Protections for student journalists in critical care


A message from SPLC Executive Director Frank D. LoMonte





Journalism schools have been likened to “teaching hospitals,” fulfilling communities’ needs for information the way medical schools fulfill the need for health care. If that’s the case, then student-staffed state capitol bureaus are the emergency room’s critical-care unit. Because the professional media’s coverage of state government news is flatlining. 

An eye-popping July 2014 report from the Pew Research Journalism Project, “America’s Shifting Statehouse Press,” documents the near-extinction of the statehouse press corps across America: Since 2003 – and state governments were under-covered even then – the number of full-time reporters working in state Capitols is down 35 percent. 

Perhaps most notably, 14 percent of the reporters assigned to cover statehouses – one out of eight – is a student. In four states – Arizona, Kansas, Missouri and Nevada – student reporters actually outnumber full-time professional ones.  

State government is the level of government with the greatest impact on citizens’ lives, because it’s where the big decisions about education, criminal justice and the workings of the legal system are made. This is doubly so in today’s era of gridlocked political control in Washington. State legislatures move with the nimbleness of Olympic gymnasts next to the lumbering mastodon that is Congress. 

There is a real cost when statehouses are left unwatched. Lunatic-fringe proposals – like North Carolina’s statute saying kids who ridicule school employees online can go to jail for a year – that once would be derailed by public ridicule now pass into law unremarked. When combined with the erosion of state press associations, hollowed by the same economic realities afflicting their members, there has never been a time in modern history when the public was so defenseless against legislative boneheadery. 

It has never made sense to give student journalists second-class legal protection, since they are the journalists most vulnerable to government coercion. But now these rights are no longer a “niche” concern for those working in scholastic media; they are a concern for everyone who benefits from an independent journalistic voice keeping watch over more than $700 billion that state governments spend each year. A concern, in short, for everyone.

Unpaid students are statutorily disqualified from claiming the reporter’s privilege to protect their sources in at least seven states: Delaware, Florida, Indiana, Louisiana, Nevada, New York and Texas (although courts in New York have concluded that there is a privilege implicit in the First Amendment broad enough to cover students).  This distinction is nonsensical.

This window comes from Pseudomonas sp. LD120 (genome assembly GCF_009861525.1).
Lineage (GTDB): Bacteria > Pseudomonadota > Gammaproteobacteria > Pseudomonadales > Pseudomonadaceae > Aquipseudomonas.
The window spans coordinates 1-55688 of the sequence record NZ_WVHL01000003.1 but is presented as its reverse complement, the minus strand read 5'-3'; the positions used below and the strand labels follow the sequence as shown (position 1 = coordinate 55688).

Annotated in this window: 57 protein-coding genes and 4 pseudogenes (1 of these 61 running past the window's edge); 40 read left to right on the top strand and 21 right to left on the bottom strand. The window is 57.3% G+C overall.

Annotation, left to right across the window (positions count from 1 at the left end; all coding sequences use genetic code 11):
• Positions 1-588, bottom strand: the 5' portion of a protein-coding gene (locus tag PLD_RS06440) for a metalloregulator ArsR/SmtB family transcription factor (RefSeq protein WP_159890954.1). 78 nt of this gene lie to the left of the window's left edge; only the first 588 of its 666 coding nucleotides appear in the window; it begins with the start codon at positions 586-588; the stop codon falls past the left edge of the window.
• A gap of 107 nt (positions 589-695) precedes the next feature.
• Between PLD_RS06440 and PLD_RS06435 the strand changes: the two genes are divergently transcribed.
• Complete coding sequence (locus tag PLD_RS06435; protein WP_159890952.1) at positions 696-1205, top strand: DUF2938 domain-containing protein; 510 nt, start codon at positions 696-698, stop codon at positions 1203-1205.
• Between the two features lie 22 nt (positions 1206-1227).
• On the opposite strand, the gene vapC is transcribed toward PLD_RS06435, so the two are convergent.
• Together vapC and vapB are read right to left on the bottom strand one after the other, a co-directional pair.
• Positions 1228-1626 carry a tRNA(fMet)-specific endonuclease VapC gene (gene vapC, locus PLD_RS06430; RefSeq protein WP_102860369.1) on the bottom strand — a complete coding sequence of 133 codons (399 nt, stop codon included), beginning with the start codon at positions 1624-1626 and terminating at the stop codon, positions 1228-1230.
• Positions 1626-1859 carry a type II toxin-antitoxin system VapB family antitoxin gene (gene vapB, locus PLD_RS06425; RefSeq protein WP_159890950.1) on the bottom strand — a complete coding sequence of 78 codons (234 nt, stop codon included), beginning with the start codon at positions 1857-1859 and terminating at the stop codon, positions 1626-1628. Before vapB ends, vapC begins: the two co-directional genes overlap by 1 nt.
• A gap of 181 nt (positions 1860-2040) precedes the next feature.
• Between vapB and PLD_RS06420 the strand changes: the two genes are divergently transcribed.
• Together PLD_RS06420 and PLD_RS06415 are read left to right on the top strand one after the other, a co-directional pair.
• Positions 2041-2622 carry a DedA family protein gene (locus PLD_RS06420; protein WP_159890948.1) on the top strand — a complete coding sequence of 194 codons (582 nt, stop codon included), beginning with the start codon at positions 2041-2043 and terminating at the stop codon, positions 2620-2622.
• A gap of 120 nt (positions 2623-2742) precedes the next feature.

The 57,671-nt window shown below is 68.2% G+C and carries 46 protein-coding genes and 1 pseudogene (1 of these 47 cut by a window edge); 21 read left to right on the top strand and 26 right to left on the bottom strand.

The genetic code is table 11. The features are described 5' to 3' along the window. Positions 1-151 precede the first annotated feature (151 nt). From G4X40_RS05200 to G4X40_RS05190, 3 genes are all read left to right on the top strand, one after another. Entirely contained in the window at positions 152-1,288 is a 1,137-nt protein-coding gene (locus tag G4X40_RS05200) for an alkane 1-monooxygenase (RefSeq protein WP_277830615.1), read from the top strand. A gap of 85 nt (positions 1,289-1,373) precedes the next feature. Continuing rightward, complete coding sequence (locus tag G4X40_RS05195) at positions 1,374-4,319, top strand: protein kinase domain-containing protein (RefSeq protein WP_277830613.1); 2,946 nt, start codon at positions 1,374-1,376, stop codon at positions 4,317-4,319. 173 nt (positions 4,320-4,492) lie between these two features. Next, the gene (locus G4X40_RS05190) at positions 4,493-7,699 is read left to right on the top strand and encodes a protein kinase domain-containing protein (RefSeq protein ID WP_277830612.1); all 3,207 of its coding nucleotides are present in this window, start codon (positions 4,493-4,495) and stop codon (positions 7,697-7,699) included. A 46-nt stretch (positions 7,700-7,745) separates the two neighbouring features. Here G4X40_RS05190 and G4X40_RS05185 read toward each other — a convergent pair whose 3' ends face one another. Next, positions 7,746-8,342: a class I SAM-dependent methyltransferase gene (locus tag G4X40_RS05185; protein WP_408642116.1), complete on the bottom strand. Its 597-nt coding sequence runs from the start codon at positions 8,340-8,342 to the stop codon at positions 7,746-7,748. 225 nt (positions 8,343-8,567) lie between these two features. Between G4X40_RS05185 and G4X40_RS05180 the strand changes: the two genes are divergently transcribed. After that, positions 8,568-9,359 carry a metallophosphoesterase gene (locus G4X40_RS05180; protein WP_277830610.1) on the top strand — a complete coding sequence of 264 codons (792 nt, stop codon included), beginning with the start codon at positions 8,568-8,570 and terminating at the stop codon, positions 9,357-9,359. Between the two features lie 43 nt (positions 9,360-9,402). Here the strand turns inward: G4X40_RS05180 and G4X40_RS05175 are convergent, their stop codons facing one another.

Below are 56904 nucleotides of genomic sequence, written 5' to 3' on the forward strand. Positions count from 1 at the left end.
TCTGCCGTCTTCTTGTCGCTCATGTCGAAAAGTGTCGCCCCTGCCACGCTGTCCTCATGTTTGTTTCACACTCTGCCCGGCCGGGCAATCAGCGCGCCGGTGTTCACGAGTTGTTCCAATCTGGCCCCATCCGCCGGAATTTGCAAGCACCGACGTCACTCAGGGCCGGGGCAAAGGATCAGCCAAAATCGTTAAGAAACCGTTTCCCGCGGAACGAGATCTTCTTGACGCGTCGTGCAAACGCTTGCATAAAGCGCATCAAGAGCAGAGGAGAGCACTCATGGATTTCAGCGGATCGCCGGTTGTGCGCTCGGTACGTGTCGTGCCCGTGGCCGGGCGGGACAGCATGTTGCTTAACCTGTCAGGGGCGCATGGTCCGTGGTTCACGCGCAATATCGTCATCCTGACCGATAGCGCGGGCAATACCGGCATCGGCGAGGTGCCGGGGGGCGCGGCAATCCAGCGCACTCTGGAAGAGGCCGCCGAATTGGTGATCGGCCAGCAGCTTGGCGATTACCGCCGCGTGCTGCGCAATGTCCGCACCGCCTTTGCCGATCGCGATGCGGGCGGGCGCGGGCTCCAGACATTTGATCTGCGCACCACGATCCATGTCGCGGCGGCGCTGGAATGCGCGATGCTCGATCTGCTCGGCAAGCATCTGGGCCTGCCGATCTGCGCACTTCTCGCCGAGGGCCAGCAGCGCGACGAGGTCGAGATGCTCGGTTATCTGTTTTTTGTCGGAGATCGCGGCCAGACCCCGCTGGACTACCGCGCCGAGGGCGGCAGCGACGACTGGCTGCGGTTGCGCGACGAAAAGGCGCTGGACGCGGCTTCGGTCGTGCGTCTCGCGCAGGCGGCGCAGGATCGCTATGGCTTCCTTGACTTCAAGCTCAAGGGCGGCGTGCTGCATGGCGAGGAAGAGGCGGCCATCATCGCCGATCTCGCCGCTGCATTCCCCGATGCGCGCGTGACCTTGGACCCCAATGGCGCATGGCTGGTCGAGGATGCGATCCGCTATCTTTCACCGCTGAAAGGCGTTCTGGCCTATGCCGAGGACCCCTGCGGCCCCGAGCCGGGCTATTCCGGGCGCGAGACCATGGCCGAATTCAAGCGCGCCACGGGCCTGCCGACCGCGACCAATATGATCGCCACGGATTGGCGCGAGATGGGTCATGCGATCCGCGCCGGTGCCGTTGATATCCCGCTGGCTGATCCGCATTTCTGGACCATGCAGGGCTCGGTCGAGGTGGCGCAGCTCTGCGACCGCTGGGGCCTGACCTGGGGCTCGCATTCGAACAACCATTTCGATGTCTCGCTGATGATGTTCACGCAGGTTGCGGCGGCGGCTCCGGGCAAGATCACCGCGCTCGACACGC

The work being done by staffers at the Daily Texan in Austin, the Indiana Daily Student in Bloomington, Ind., or the Daily Reveille in Baton Rouge exceeds in quality all but the largest metropolitan dailies in their states. Yet a reporter for a 3,000-circulation weekly in a Texas backwater might be entitled to protect confidences that a reporter for the 12,000-circulation Texan could be compelled to reveal. 

At least four of the nation’s 12 geographic federal appeals courts – the Seventh, Eighth, Tenth and Eleventh Circuits – have ruled that the First Amendment rights of college students are circumscribed by the Supreme Court’s errant Hazelwood standard. This, too, must change. The consensus is now firmly established that Hazelwood is far too much censorship authority even in K-12 schools, where the 1988 case originated, let alone at colleges where almost every journalist and reader is a legal adult. 

While the journalism education field can’t change outdated laws alone, one concrete step toward reform would be including an “anti-Hazelwood” requirement for any college or school of journalism to receive accreditation from the field’s standard-setting body, the Association for Educators in Journalism & Mass Communication. In accordance with the AEJMC’s own denunciation of the bankrupt Hazelwood standard in a 2013 resolution, no journalism program should be accredited unless it certifies that it is “Hazelwood-free” (or is taking concrete steps to get its administration there). 

Many of the nation’s best colleges for journalism – including Ball State University and Indiana University – have designated their student media as “public forums” immune from the suffocating level of administrative involvement contemplated in Hazelwood. Students providing the foundational coverage on which a functioning democracy depends should never have to labor in fear of a government official’s finger on the “delete” key.


Fall 2014, recent-news, reports